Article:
Dubai splashes billions on mega projects ahead of Expo 2020

Dubai has the world’s busiest international airport. (AFP)
Updated 08 April 2018

Dubai splashes billions on mega projects ahead of Expo 2020

Dubai: Dubai is splashing tens of billions of dollars on infrastructure and hospitality projects related to the international trade fair Expo 2020, Dubai-based BNC Network said in a report published Sunday.
The value of Expo-related projects under way hit $42.5 billion in March, according to the Construction Intelligence Report.
It said that $17.4 billion was invested in infrastructure and transport projects, $13.2 billion on housing and $11 billion for hotels and theme parks.
The projects include an $8 billion expansion of Al-Maktoum International Airport — located at the southern pole of the city and tipped to complement Dubai International Airport to the north.
Dubai airport was the world’s busiest for international travel in 2017, handling more than 88 million travelers.
Al-Maktoum, when complete, will have the capacity to handle 160 million travelers per year.
The emirate is spending $2.9 billion to develop a new metro line that will link its main transport hubs to the Expo site.
The new line will also link the $13.4 billion Dubai South Villages and Dubai Exhibition City, projects currently under way.
Authorities expect Expo 2020 to boost the real estate market and the hospitality sector, creating up to 300,000 new jobs and energising the economy.
The six-month event, the first World Expo to be staged in the Middle East, is expected to attract up to 300,000 visitors per day, half of them from abroad, when it opens in October 2020, according to the Dubai Chamber of Commerce and Industry.
Dubai, a city state which has established itself as a regional business hub and tourism destination, has the Gulf’s most diversified economy that is not dependent on oil.
The economy of Dubai, where the population of three million people is comprised mainly of foreigners, is based on finance, property, tourism and leisure.
Over 21 percent of this year’s public spending of $15.5 billion is earmarked for infrastructure projects.

Singapore luxury apartment sales surge to 11-year high

Updated 20 September 2019

Singapore luxury apartment sales surge to 11-year high

  • Sales of such apartments also exceeded the numbers racked up for each full year from 2011 to 2018, the consultants’ analysis of transaction data shows

SINGAPORE: Sales of Singapore apartments worth at least S$10 million ($7.3 million) have hit an 11-year high, fueled by increased demand from Chinese millionaires seeking safe-haven assets, say property consultants OrangeTee & Tie.

Investors have long viewed Singapore as an island of stability that attracts the super-rich from its less developed Southeast Asian neighbors, as well as multimillionaires from mainland China.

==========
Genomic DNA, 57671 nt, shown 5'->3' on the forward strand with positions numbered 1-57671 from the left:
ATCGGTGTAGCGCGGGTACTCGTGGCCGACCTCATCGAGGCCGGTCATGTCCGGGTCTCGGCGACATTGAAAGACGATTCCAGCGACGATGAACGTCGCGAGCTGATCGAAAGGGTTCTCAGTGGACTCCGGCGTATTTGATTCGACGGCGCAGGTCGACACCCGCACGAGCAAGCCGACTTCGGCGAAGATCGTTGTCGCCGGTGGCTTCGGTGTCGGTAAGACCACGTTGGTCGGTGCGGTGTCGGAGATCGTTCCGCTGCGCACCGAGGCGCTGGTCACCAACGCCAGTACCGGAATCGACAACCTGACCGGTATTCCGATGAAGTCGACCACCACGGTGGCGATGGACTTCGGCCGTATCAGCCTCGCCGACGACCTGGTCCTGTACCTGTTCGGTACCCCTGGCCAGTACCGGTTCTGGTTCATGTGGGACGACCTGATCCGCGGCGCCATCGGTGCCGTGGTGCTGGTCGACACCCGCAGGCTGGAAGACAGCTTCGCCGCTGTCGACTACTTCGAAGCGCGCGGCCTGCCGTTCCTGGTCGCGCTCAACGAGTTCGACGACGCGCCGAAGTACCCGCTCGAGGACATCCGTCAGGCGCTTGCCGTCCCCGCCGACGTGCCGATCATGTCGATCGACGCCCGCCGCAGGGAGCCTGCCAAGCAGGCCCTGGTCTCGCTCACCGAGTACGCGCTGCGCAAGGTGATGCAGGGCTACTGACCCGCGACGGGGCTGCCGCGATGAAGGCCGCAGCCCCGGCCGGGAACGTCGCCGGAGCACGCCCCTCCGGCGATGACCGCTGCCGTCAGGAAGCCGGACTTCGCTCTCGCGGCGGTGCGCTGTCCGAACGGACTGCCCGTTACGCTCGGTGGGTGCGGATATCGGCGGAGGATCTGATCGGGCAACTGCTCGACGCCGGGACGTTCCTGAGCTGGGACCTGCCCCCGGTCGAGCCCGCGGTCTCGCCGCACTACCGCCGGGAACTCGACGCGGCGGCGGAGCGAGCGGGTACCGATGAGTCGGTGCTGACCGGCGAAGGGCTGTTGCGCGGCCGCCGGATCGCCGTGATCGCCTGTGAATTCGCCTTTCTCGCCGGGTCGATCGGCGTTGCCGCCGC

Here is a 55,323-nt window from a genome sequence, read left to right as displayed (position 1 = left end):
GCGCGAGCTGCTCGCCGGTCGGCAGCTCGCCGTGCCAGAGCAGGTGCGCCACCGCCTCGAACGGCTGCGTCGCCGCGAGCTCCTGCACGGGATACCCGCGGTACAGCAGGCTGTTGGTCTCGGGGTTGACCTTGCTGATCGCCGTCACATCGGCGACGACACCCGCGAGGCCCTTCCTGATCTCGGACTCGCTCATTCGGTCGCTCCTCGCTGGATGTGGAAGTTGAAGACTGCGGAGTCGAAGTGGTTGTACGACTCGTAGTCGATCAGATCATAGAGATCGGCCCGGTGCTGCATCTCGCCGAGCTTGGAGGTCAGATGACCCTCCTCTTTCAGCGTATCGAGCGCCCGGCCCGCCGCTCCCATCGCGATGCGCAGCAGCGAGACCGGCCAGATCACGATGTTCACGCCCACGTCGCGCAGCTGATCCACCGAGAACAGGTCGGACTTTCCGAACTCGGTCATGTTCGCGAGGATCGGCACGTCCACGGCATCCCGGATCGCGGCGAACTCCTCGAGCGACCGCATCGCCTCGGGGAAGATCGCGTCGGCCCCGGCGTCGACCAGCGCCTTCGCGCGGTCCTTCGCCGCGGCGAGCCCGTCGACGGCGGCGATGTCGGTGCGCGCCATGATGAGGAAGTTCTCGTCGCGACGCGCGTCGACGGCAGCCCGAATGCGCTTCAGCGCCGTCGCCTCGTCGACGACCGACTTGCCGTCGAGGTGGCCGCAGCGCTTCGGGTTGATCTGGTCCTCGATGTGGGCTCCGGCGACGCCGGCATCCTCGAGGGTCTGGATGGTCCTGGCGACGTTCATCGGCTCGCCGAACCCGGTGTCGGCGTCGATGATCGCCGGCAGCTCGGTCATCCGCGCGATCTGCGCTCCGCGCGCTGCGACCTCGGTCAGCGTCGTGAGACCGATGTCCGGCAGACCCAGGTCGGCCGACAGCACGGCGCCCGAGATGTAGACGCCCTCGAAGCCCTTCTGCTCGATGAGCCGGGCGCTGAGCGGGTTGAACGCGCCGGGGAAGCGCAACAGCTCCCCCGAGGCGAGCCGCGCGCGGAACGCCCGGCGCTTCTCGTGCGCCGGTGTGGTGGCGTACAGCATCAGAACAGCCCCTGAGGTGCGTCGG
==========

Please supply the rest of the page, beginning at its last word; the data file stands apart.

In the first eight months of 2019, 68 condominium units in the wealthy Asian city-state were sold for S$10 million and more, the highest tally since the corresponding period of 2008.

Sales of such apartments also exceeded the numbers racked up for each full year from 2011 to 2018, the consultants’ analysis of transaction data shows.

Some buyers may have sought an alternative to rival financial hub Hong Kong, hit by protests, while others may have shifted funds from China after its yuan currency was devalued in a trade war with the US, an OrangeTee expert said.

“This may explain why we have observed more foreign buyers, especially mainland Chinese, coming into Singapore lately,” said Christine Sun, its head of research and consultancy.

Mainland Chinese are the biggest group of foreign buyers of Singapore luxury homes.

In Singapore’s prime districts, Chinese citizens bought 76 apartments worth more than S$5 million from January to August, versus 75 purchases by Singaporeans, data until Sept. 19 show.

Expensive apartments in premium neighborhoods are mainly bought by foreigners, because at such high prices Singaporeans have the option to buy landed property, such as bungalows and mansions.

Singapore does not allow foreigners to buy landed homes, except for those on the resort island of Sentosa.

“We do see that even though the stamp duties have increased .... we are still seeing people putting big money on these apartments, predominantly it is more for stability than anything else,” said Boon Hoe Leong, chief operating officer of high-end realtor List Sotheby’s International Realty.

He was referring to measures Singapore adopted last year to cool its real estate market, such as hiking additional stamp duties for foreign buyers to 20 percent from 15 percent.

“They are parking their money here — they know that the Sing dollar won’t depreciate overnight,” he added.